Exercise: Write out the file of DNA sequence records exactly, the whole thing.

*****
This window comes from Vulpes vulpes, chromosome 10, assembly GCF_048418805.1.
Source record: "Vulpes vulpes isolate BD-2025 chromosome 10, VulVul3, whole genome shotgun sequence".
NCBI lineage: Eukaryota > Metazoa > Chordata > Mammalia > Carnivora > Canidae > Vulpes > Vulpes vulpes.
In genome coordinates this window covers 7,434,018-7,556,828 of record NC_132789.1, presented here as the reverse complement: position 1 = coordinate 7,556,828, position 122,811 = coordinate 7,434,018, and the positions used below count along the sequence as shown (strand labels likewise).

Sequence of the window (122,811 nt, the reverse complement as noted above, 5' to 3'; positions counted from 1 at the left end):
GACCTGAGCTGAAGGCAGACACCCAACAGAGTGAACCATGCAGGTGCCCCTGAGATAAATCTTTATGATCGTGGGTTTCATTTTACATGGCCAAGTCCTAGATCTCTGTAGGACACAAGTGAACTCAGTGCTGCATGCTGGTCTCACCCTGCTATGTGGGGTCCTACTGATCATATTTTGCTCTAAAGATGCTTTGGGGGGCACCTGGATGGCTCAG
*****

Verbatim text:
This window comes from Vulpes vulpes, chromosome 10, assembly GCF_048418805.1.
Source record: "Vulpes vulpes isolate BD-2025 chromosome 10, VulVul3, whole genome shotgun sequence".
NCBI lineage: Eukaryota > Metazoa > Chordata > Mammalia > Carnivora > Canidae > Vulpes > Vulpes vulpes.
In genome coordinates this window covers 7,434,018-7,556,828 of record NC_132789.1, presented here as the reverse complement: position 1 = coordinate 7,556,828, position 122,811 = coordinate 7,434,018, and the positions used below count along the sequence as shown (strand labels likewise).

Sequence of the window (122,811 nt, the reverse complement as noted above, 5' to 3'; positions counted from 1 at the left end):
GACCTGAGCTGAAGGCAGACACCCAACAGAGTGAACCATGCAGGTGCCCCTGAGATAAATCTTTATGATCGTGGGTTTCATTTTACATGGCCAAGTCCTAGATCTCTGTAGGACACAAGTGAACTCAGTGCTGCATGCTGGTCTCACCCTGCTATGTGGGGTCCTACTGATCATATTTTGCTCTAAAGATGCTTTGGGGGGCACCTGGATGGCTCAG